Vet and TV personality, Dr Chris Brown has urged people to make “piece” not war with the dive bombers of September, our neighbourhood magpies.
This is what he recently posted on-line.
“It turns out those spiky helmets and drawn-on eyes aren’t the answer to the spring-time tradition of magpie swooping. The key to peace on our streets is actually diplomacy. Let’s hope our world leaders are listening…”
Or as one Argus reader dropped in to tell us, you could try “reflective surfaces on your helmet. I have a silver- chrome helmet, they dive in, see their reflection and go away.”
But back to Dr Chris.
He referred to work done by University of New England “magpie behavior expert”, Gisela Kaplan, which has revealed that showing your face and your honourable intentions will ultimately save you from further swooping. Why? Well, the fact is when male magpies launch themselves like a missile, they’re simply trying to protect their nest from an unknown threat. But aside from their beak, magpies are also armed with an even more impressive weapon – their brain.
“They can remember the faces of hundreds of people and whether they’re friends or foes. Continue to run, ride-by or worse still, fend them off with a stick or umbrella and you'll only inflame the political situation here. The man of the magpie house will continue to flex his mini muscles.
“So take a positive step towards peace with your local ‘pie by standing your ground, taking off your hat and showing them your friendly face before moving on. This simple act should take you off their swoop list for years to come,” Dr Chris said.
Why not be the first to try and let us know how you go?
Also tell us where the little swoopers are lying in-wait.
Why do they swoop?
Male magpies only swoop during mating season in spring due to a huge increase in testosterone where they become over protective dads. The mating season can vary from state to state but generally is between late August to late October, with the occasional borderline case.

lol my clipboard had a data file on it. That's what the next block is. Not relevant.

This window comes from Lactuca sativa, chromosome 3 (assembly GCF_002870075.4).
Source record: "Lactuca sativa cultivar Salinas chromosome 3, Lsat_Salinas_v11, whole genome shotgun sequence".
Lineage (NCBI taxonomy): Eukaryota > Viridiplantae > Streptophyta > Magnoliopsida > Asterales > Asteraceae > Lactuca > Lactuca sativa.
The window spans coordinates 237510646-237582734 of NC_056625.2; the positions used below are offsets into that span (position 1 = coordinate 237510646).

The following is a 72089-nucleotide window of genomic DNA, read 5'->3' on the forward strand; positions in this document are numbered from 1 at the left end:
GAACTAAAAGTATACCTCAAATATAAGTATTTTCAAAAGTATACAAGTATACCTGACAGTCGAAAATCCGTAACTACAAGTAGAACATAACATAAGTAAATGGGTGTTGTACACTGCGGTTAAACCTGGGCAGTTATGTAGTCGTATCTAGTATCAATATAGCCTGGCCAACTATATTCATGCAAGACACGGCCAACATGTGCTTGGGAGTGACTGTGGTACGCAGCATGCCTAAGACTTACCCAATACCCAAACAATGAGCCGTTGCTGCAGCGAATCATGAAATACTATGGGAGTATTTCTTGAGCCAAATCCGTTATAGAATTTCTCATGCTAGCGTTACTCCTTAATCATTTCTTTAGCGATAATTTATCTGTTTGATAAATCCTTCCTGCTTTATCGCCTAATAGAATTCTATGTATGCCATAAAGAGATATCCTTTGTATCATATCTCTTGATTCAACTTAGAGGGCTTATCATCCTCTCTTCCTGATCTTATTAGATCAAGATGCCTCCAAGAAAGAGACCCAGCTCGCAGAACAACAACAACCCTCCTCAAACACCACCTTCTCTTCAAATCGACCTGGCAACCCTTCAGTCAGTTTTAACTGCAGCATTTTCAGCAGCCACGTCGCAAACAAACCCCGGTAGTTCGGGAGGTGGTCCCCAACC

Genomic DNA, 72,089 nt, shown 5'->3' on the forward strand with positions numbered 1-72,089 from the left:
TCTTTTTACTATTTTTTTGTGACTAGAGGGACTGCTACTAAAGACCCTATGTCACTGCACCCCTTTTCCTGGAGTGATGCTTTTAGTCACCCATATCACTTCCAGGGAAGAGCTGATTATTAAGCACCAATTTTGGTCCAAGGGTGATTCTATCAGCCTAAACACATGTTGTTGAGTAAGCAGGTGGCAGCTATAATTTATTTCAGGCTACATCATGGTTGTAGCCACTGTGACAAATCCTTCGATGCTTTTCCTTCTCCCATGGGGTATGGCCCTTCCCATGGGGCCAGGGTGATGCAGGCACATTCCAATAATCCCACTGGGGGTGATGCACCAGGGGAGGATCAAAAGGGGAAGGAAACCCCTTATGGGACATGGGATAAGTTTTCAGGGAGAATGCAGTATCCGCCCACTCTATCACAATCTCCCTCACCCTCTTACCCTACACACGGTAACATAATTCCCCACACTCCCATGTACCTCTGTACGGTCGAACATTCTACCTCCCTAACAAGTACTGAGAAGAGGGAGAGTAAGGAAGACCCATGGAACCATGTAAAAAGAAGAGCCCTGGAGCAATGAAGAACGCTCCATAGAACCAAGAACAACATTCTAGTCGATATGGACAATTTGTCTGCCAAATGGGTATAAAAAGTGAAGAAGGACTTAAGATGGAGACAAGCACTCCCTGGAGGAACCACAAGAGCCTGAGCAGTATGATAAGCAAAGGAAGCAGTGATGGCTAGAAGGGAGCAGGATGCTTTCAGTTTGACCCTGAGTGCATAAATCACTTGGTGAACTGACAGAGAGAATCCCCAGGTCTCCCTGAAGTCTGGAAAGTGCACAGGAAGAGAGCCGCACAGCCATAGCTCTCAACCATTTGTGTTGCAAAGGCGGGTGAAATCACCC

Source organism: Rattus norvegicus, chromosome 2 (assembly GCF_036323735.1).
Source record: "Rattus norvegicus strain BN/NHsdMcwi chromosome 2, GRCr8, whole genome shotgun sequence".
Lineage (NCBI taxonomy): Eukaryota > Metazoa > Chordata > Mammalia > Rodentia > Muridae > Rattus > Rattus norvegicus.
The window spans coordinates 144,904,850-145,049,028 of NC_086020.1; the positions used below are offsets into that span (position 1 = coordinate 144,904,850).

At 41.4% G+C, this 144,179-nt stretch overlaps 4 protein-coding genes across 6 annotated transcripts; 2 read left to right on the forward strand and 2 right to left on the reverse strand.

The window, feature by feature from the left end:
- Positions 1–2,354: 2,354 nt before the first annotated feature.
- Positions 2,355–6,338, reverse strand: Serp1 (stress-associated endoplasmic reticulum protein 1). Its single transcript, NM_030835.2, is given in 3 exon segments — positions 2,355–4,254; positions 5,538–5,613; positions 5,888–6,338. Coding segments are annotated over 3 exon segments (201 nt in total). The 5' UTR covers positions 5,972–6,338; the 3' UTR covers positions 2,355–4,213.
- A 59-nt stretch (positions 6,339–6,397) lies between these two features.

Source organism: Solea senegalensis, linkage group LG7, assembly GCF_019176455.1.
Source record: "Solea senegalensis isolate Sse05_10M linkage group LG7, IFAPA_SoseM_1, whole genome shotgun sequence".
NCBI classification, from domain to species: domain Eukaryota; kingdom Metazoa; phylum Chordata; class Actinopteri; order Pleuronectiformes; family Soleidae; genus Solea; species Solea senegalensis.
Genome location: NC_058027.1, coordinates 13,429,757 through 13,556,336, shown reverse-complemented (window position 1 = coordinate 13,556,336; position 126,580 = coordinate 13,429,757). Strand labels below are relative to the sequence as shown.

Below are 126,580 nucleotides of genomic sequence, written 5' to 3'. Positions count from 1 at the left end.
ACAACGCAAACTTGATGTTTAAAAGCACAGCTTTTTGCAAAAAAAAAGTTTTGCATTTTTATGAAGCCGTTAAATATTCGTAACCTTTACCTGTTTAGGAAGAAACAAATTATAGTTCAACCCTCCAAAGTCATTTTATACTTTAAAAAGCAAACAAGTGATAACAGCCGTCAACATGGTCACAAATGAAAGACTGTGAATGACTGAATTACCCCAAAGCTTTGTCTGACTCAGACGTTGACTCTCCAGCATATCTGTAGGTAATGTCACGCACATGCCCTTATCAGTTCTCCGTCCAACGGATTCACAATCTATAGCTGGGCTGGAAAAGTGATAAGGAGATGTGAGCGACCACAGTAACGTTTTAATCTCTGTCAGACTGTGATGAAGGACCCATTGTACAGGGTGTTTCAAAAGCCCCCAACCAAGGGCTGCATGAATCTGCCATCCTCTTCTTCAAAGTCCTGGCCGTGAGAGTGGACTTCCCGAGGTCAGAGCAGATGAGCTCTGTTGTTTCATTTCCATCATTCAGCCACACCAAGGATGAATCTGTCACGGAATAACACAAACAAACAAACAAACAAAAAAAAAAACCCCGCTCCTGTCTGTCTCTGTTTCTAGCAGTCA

Keep alert and pay attention for any magpie nesting sites.
Travel in groups where possible as the birds often target individuals.
Keep an ear open for their distinctive calls.
Wear sun glasses and with a hat to protect your head and eyes.
If a magpie swoops while you are cycling, it will probably stop swooping if you get off your bike and walk.
If you spot a magpie nesting site then stay well clear and even plan alternative routes.
If you get swooped then tell others, log the attack and inform your local council.
Do not provoke the magpies, they are very territorial and will protect their nests.
Try making friends with the magpies by feeding them with raw mince, slithers of steak and some readers have suggested cat food works too.
Wear a wide-brimmed hat or carry an umbrella.
It is important to try to stay calm, if you panic and flap then this is more likely to appear as aggressive behaviour and provoke a further attack.
Try to protect your eyes with your hands, those large beaks are very sharp and eye injuries have been previously recorded.
Magpies seem to have very good memories and have attacked the same people over subsequent seasons and others they just leave alone. If it's attacked you before probably a good idea to use an alternative route next season!
Face the magpie they tend to attack from behind so facing them should avert an attack.